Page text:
My family’s association with the drama spanned three decades. My father, Bill Hardy, directed it; then my brother Peter directed it and Dad produced it; my mother, the fabulous Martha Nell Hardy, played the female lead – a salty old mountain woman – for a quarter of a century and I . . . I was a Corn Maiden.

Me at 17 applying 'Indian paint' for Scene One and the Green Corn Dance

(This, incidentally marks the height of my dancing career.)

Unto These Hills covered the history of the Cherokee from 1540 to the Removal in 1838. It was a big show, with a big cast and crew, and, along with professional actors and dancers, it included about seventy five Cherokee. In addition to being a profit centre for the tribe, the drama was a big seasonal employer in the area. Whole families would work in the drama, which meant that I got to know Cherokee of all ages, from very young children to very old grandmothers, Walkingsticks, Bushyheads, Owls, Sequoyahs, Hunters, Swimmers, Losiahs, Wolfes and Crowes.


For the purposes of this blog, I would like to reflect on how the Americans thought about land — what it meant, what it was worth – and how the Cherokee thought about that same thing.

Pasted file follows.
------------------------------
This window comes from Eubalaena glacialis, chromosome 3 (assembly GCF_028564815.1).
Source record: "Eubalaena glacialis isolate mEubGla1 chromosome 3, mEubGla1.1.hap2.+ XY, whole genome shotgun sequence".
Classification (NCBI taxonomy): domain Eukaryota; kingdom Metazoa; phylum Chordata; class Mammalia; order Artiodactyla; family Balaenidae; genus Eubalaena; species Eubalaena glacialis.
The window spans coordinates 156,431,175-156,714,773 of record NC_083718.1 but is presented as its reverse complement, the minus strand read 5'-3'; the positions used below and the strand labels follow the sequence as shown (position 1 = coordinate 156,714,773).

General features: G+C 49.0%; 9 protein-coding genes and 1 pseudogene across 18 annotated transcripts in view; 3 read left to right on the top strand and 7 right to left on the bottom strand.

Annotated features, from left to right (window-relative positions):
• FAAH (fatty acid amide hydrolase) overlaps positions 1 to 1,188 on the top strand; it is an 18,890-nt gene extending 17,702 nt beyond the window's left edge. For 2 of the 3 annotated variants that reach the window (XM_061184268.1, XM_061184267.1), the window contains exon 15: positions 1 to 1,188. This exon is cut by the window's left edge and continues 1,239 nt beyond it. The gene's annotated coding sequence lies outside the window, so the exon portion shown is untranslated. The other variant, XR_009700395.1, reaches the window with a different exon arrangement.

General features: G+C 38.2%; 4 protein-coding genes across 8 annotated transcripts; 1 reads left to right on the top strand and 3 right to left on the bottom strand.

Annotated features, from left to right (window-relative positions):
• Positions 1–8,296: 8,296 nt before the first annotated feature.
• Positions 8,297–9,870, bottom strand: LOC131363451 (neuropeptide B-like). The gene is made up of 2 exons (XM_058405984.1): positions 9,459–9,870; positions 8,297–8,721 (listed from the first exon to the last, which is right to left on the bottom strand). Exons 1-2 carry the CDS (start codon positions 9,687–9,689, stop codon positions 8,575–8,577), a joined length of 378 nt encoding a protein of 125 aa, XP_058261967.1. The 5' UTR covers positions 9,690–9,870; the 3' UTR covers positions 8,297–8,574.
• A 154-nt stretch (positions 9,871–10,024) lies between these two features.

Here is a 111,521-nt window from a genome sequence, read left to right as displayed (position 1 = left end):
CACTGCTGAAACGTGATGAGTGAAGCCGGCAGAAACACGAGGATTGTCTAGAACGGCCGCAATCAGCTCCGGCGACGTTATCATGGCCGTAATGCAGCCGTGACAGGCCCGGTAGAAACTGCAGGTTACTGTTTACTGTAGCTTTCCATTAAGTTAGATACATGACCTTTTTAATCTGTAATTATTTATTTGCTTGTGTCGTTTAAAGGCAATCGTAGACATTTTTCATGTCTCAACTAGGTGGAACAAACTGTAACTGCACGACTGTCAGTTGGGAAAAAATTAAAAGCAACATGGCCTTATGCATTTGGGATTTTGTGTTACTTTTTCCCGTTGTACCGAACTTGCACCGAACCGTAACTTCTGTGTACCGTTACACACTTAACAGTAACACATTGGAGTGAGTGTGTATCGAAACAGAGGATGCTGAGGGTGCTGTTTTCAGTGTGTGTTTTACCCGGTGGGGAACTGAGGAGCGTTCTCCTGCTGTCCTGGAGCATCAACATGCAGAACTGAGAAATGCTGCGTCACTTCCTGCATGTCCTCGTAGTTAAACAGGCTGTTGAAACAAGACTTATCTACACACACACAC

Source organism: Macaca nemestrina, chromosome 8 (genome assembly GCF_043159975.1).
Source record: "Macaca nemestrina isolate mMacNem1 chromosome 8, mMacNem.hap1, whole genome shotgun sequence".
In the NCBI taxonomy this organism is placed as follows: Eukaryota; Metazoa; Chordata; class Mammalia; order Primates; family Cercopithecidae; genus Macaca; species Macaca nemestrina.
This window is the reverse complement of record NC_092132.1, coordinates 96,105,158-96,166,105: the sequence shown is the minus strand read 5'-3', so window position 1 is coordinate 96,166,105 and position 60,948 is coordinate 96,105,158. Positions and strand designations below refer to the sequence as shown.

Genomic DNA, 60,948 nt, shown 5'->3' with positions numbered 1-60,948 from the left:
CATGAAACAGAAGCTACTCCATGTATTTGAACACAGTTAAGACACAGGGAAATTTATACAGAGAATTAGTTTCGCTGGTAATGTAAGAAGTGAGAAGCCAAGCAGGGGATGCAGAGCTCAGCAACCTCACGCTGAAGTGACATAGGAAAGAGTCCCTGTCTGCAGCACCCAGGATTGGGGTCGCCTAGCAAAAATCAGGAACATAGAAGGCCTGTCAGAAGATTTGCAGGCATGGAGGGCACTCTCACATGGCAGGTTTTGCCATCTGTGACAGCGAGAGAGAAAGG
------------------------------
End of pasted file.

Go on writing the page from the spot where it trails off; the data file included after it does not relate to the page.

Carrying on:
The Americans’ sensibility was born of the kind of muscular Christianity that brought Europeans to the shores of the New World and then allowed them to despoil it and to disenfranchise its inhabitants with such little compunction. Their idea of the New World was that it had unlimited resources, and that those resources existed to provide for white people whose gaze was fixed, not on this life, but on the next, not on this earth, but on some gated community in the sky. As a consequence of this mindset, they were not overly concerned with stewardship. Moreover, they thought of land as a commodity, something that could exchange hands and continue intact.

For Cherokee, however, their land was their identity; it was everything and all its features – its rivers and streams, its gorges and mountain — were sacred. Not only sacred, but inhabited by all manner of spirits: with little people and star people and people who lived under mountain and underwater. Their landscape was replete with places where important things had happened that must be remembered – Ambush Place and The Place of the Lizard Monster and Where the Tracts are.

Toineeta, an old conjure woman and one of the principal characters of Broken Road, says it best.

“In my language there is a word for the land — eloheh. It means many things — land, the story of my people on the land, the way of my people on the land, the gods that inhabit places. . . . Eloheh! Eloheh! I cannot tear out my heart and live. In the same way, I cannot leave my land and live.”